In my last post I used the phrase “high concept” and David floated a similar idea in a recent comment too, so I thought it might be worth unpacking that term, because while it’s mainly used for movies, it can be useful in conceptualizing novels. Simply put, “high concept” story is one in which the hook—that which grabs the reader/audience’s attention—is so strong that it drives the engine of the entire story: it’s a premise with legs. The core action of the story can thus be summed up very succinctly (and supplies the “log line” used to encapsulate films when they show up in your local TV listings): Giant shark terrorizes Cape Cod resort town (Jaws), for instance. Screenwriters live by these things, reductive though they obviously are, and prominent producers like Steven Spielberg have suggested that if the core of a movie can’t be summed up in 26 words or less, it probably shouldn’t be made. To clarify further, most sitcoms are low concept because they depend on character interaction. High concept shows are those like Buffy (reluctant high school cheerleader has to slay vampires) or the new program, Flash Forward, in which the entire season is driven by the global black out in which everyone glimpses their part in the same future moment. One of my favorite recent high concept show’s was the BBC’s Life on Mars: a cop injured in a car accident wakes up in 1973—he’s in a coma and has to solve cases there to get back home. This is what I mean by a premise with legs. Everything which follows—all the various story arcs, character journeys, the core intrigue of what is going on, what will happen next and what it all means—comes out of that initial hook.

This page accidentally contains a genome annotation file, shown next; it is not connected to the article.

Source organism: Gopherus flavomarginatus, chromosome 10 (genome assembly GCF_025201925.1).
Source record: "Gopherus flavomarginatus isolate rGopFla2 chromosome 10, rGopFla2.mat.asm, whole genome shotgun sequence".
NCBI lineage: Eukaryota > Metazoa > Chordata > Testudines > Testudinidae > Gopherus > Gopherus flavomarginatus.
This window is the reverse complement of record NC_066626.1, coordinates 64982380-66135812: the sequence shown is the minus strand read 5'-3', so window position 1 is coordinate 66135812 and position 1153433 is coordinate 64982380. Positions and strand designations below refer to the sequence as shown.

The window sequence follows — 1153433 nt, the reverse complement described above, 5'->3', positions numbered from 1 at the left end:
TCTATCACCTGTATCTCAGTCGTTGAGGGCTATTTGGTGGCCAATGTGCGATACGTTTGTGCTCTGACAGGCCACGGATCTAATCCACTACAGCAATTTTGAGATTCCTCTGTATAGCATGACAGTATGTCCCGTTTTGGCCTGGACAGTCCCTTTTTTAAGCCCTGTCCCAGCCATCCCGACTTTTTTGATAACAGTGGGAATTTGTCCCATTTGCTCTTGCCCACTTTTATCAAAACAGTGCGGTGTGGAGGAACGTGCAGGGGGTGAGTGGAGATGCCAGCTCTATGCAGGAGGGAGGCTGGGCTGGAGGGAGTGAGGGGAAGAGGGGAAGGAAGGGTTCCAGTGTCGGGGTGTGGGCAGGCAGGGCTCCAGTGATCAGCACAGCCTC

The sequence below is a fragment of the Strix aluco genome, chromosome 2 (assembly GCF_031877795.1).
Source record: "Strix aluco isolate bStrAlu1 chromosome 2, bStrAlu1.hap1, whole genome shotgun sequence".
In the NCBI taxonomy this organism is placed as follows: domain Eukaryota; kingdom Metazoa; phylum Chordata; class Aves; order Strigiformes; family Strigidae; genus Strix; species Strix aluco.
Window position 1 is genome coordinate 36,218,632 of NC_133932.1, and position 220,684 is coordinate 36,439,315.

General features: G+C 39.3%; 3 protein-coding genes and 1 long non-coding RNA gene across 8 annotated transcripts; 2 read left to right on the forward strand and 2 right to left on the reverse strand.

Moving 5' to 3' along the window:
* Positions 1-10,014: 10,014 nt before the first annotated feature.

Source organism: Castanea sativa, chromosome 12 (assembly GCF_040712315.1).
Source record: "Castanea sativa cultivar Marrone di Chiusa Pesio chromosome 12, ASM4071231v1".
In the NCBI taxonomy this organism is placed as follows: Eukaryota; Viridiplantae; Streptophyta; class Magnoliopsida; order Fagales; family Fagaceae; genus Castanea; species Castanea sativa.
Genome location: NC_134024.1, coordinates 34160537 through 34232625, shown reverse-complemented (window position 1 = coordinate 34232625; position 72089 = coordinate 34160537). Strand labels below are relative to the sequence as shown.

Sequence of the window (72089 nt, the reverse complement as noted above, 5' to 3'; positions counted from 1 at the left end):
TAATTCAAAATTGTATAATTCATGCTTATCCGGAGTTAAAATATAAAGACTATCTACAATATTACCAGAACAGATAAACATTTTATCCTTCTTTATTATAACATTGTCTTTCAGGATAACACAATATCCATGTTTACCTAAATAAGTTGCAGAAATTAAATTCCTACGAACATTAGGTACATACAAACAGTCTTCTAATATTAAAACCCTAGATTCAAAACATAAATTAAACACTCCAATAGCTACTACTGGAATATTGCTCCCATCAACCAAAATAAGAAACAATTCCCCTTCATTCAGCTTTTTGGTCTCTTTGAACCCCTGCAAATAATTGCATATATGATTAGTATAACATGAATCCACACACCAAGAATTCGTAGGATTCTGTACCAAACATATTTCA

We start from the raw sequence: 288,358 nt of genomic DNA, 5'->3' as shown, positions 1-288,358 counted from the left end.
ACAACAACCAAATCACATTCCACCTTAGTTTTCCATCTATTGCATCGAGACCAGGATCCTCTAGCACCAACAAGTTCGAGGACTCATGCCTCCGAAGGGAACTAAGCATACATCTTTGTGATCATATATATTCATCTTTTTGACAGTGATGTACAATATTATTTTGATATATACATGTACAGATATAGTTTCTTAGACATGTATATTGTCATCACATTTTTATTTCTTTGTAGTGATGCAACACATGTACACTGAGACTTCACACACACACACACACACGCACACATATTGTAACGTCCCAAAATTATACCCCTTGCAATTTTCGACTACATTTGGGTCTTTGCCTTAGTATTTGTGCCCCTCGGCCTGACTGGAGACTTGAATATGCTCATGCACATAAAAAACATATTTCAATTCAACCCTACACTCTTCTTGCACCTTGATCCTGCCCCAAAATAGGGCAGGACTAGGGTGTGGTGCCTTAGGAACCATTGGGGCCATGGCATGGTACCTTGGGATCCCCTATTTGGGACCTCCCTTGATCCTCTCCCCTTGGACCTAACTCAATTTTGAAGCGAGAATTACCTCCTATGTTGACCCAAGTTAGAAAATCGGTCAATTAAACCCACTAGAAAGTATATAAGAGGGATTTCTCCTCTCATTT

There are, of course, dangers with deriving guides for long fiction from the briefer and more visual forms of film and TV, but a snappy log line can go a long way to piquing the curiosity of an agent or publisher. In fact, I would go so far as to say that—for better or worse—you have a better chance of selling a high concept story which has only mediocre execution than you do a beautifully written story with a lower concept premise. I’m not saying that’s a good thing, or that a high concept necessarily makes for good art, but I do think that higher concept stories are more marketable. Terry Pratchett’s Night Watch (in which Sam Vimes is sent back in time to secure the future by teaching his younger self how to be a policeman) is a higher concept story than his The Fifth Elephant (which is a convoluted mystery with multiple plot strands), and though I much prefer the latter, I can see how the former would be an easier sell, particularly had it been Pratchett’s first book.
And let’s not make the mistake of assuming that a high concept story can’t have good execution. Just because the premise of a story is particularly arresting doesn’t mean it can’t have nuanced characters, careful plotting and emotional depth. Those things will carry the day once your manuscript is in your reader’s hands. But the premise will keep them turning the pages, giving your smaller scale stuff chance to work.
The truth is that editors and agents have to have an eye for how a book will sell, and high concept stories make for good marketing, even if the form that marketing takes is nothing more than the jacket copy, or the cocktail party word of mouth. When someone is excited about a book and they try to convey that to someone else, a high concept book is easier to describe in ways that might transmit that reader’s enthusiasm.